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Terry Foreman has posted 13418 annotations/comments since 28 June 2005.

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About Thursday 7 November 1661

Terry Foreman  •  Link

Bear-baiting now worldwide

In North America Bear-baiting is currently only known to occur publicly in South Carolina. Public bear baiting competitions are held in Spartanburg, Hickory Grove, and Travelers Rest Backyard events are reportedly held throughout the rural areas of northwest South Carolina during much of the year.[31]

About Bear Garden

Terry Foreman  •  Link

Bear-baiting was popular in England, until the 19th century. From the sixteenth century, many bears were maintained for baiting. In its best-known form, arenas for this purpose were called bear-gardens, consisting of a circular high fenced area, the "pit", and raised seating for spectators. A post would be set in the ground towards the edge of the pit and the bear chained to it, either by the leg or neck. A number of well-trained fighting or baiting dogs, usually Old English Bulldogs, would then be set on it, being replaced as they got tired or were wounded or killed. In some cases the bear was let loose, allowing it to chase after animals or people. For a long time, the main bear-garden in London was the Paris Garden, that section of the Bankside lying to the west of The Clink, at Southwark.

About Monday 4 November 1661

Terry Foreman  •  Link

"But for Betterton he is called by us both the best actor in the world. "

Mrs Pepys had a dog named Betterton in 1664 (Shorthand Letters, p. 22) -- perhaps so-called because of his acting. (L&M note)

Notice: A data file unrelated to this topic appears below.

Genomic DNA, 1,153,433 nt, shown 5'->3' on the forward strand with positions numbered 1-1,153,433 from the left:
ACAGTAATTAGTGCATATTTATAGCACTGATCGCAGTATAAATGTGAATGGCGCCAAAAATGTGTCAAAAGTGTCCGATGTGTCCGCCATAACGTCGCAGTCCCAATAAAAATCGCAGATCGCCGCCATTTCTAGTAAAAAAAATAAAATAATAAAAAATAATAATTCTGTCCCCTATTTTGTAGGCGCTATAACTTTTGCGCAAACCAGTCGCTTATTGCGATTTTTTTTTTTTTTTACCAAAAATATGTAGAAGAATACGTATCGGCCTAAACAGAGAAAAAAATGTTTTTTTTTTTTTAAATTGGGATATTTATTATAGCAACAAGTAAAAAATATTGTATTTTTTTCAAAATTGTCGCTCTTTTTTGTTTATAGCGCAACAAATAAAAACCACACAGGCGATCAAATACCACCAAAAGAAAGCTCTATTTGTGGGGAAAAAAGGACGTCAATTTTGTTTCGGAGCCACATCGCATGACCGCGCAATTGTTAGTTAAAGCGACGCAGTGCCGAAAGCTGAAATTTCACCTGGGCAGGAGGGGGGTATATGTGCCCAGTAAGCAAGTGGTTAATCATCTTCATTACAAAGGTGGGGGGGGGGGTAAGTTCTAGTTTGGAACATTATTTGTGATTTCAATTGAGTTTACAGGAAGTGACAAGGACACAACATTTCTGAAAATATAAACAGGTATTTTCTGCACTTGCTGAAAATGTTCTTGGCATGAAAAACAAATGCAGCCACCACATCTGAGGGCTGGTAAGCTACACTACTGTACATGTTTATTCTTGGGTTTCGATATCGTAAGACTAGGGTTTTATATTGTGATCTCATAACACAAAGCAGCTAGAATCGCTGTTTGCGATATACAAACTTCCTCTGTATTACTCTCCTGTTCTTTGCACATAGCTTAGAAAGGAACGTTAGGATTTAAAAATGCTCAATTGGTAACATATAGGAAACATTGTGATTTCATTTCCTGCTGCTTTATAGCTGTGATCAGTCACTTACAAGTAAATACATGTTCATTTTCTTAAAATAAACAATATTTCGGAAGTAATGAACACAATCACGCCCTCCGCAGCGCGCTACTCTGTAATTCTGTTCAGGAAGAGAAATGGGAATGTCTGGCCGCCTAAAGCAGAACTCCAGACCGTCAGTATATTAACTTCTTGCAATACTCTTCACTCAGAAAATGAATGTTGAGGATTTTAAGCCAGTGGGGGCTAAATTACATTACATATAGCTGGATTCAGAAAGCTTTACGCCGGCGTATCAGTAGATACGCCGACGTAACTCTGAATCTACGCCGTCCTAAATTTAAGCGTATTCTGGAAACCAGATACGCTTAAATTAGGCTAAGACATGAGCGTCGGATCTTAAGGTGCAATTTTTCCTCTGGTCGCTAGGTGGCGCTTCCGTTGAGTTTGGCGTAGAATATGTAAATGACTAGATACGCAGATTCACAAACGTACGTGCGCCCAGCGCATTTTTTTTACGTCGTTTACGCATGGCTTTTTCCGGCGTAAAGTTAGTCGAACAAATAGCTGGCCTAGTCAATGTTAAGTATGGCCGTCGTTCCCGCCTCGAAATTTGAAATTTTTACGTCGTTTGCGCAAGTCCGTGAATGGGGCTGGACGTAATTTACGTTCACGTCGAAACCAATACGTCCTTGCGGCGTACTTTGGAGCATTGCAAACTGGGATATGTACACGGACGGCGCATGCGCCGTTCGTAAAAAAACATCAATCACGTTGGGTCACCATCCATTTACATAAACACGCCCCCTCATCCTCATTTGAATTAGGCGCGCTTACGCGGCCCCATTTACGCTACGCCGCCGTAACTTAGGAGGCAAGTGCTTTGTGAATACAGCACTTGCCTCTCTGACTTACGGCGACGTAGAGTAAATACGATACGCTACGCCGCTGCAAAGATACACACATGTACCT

About Saturday 2 November 1661

Terry Foreman  •  Link

"where Sir John Minnes, our new comptroller, was fetched by Sir Wm. Pen and myself from Sir Wm. Batten’s, and led to his place in the office. The first time that he had come hither, and he seems a good fair condition man, and one that I am glad hath the office."

L&M note Pepys's opinion soon changed.

About Thursday 31 October 1661

Terry Foreman  •  Link

"This morning comes Prior of Brampton to me about the house he has to buy of me"

The property included a 'little house' or 'cottage' (part of Robert Pepys's Brampton estate), occupied by one Barton, which Pepys was to sell with some land to William Prior a year later: and The sale provoked some difficulties with Pepys's uncle Thomas, who had a reversionary interest in the estate: There would appear to have been further difficulty (not resolved by 1676) in determining Robert Pepys's title -- if this is the 'Barton business' referred to in Family Letters , pp. 12, 24, 45. Prior paid £268 in installments by 1664. (L&M footnote)